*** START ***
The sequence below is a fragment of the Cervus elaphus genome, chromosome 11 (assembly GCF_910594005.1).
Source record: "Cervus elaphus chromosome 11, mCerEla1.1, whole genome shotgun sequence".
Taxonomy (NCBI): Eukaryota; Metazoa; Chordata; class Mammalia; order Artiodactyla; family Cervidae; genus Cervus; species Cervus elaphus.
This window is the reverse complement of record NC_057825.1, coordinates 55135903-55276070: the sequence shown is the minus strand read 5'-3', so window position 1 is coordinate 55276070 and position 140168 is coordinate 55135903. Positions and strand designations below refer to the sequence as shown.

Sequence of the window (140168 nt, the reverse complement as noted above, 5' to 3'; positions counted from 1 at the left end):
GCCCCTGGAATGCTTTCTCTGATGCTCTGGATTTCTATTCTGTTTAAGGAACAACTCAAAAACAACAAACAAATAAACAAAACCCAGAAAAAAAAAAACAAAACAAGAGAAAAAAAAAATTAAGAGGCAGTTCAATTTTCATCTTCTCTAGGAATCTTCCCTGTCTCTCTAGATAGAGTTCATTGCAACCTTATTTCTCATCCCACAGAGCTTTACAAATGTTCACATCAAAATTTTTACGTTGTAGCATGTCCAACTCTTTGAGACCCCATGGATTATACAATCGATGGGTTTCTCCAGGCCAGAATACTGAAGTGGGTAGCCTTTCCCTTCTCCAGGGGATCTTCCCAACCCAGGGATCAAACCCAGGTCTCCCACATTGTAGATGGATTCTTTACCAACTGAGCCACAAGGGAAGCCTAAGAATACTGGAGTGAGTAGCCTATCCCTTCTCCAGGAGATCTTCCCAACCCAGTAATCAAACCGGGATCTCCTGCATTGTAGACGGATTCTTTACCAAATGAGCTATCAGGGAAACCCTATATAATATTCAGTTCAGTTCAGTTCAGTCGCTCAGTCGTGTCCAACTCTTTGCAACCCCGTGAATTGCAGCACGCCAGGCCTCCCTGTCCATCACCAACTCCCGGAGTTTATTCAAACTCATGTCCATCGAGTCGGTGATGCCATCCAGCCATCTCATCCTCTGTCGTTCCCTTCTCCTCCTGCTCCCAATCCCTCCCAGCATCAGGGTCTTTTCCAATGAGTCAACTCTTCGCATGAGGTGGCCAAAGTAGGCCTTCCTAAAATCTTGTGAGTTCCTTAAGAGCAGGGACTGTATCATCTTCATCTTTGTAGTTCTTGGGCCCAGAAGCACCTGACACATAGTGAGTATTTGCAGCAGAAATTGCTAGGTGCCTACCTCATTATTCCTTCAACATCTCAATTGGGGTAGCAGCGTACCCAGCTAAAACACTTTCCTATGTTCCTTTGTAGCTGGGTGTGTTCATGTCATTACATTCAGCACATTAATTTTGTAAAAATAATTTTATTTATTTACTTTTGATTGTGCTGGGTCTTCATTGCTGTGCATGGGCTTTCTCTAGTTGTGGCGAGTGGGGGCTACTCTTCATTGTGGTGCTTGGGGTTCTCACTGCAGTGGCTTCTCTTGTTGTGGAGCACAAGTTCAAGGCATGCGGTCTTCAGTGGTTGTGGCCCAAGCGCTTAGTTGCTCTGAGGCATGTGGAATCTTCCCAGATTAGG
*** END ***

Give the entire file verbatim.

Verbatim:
The sequence below is a fragment of the Cervus elaphus genome, chromosome 11 (assembly GCF_910594005.1).
Source record: "Cervus elaphus chromosome 11, mCerEla1.1, whole genome shotgun sequence".
Taxonomy (NCBI): Eukaryota; Metazoa; Chordata; class Mammalia; order Artiodactyla; family Cervidae; genus Cervus; species Cervus elaphus.
This window is the reverse complement of record NC_057825.1, coordinates 55135903-55276070: the sequence shown is the minus strand read 5'-3', so window position 1 is coordinate 55276070 and position 140168 is coordinate 55135903. Positions and strand designations below refer to the sequence as shown.

Sequence of the window (140168 nt, the reverse complement as noted above, 5' to 3'; positions counted from 1 at the left end):
GCCCCTGGAATGCTTTCTCTGATGCTCTGGATTTCTATTCTGTTTAAGGAACAACTCAAAAACAACAAACAAATAAACAAAACCCAGAAAAAAAAAAACAAAACAAGAGAAAAAAAAAATTAAGAGGCAGTTCAATTTTCATCTTCTCTAGGAATCTTCCCTGTCTCTCTAGATAGAGTTCATTGCAACCTTATTTCTCATCCCACAGAGCTTTACAAATGTTCACATCAAAATTTTTACGTTGTAGCATGTCCAACTCTTTGAGACCCCATGGATTATACAATCGATGGGTTTCTCCAGGCCAGAATACTGAAGTGGGTAGCCTTTCCCTTCTCCAGGGGATCTTCCCAACCCAGGGATCAAACCCAGGTCTCCCACATTGTAGATGGATTCTTTACCAACTGAGCCACAAGGGAAGCCTAAGAATACTGGAGTGAGTAGCCTATCCCTTCTCCAGGAGATCTTCCCAACCCAGTAATCAAACCGGGATCTCCTGCATTGTAGACGGATTCTTTACCAAATGAGCTATCAGGGAAACCCTATATAATATTCAGTTCAGTTCAGTTCAGTCGCTCAGTCGTGTCCAACTCTTTGCAACCCCGTGAATTGCAGCACGCCAGGCCTCCCTGTCCATCACCAACTCCCGGAGTTTATTCAAACTCATGTCCATCGAGTCGGTGATGCCATCCAGCCATCTCATCCTCTGTCGTTCCCTTCTCCTCCTGCTCCCAATCCCTCCCAGCATCAGGGTCTTTTCCAATGAGTCAACTCTTCGCATGAGGTGGCCAAAGTAGGCCTTCCTAAAATCTTGTGAGTTCCTTAAGAGCAGGGACTGTATCATCTTCATCTTTGTAGTTCTTGGGCCCAGAAGCACCTGACACATAGTGAGTATTTGCAGCAGAAATTGCTAGGTGCCTACCTCATTATTCCTTCAACATCTCAATTGGGGTAGCAGCGTACCCAGCTAAAACACTTTCCTATGTTCCTTTGTAGCTGGGTGTGTTCATGTCATTACATTCAGCACATTAATTTTGTAAAAATAATTTTATTTATTTACTTTTGATTGTGCTGGGTCTTCATTGCTGTGCATGGGCTTTCTCTAGTTGTGGCGAGTGGGGGCTACTCTTCATTGTGGTGCTTGGGGTTCTCACTGCAGTGGCTTCTCTTGTTGTGGAGCACAAGTTCAAGGCATGCGGTCTTCAGTGGTTGTGGCCCAAGCGCTTAGTTGCTCTGAGGCATGTGGAATCTTCCCAGATTAGG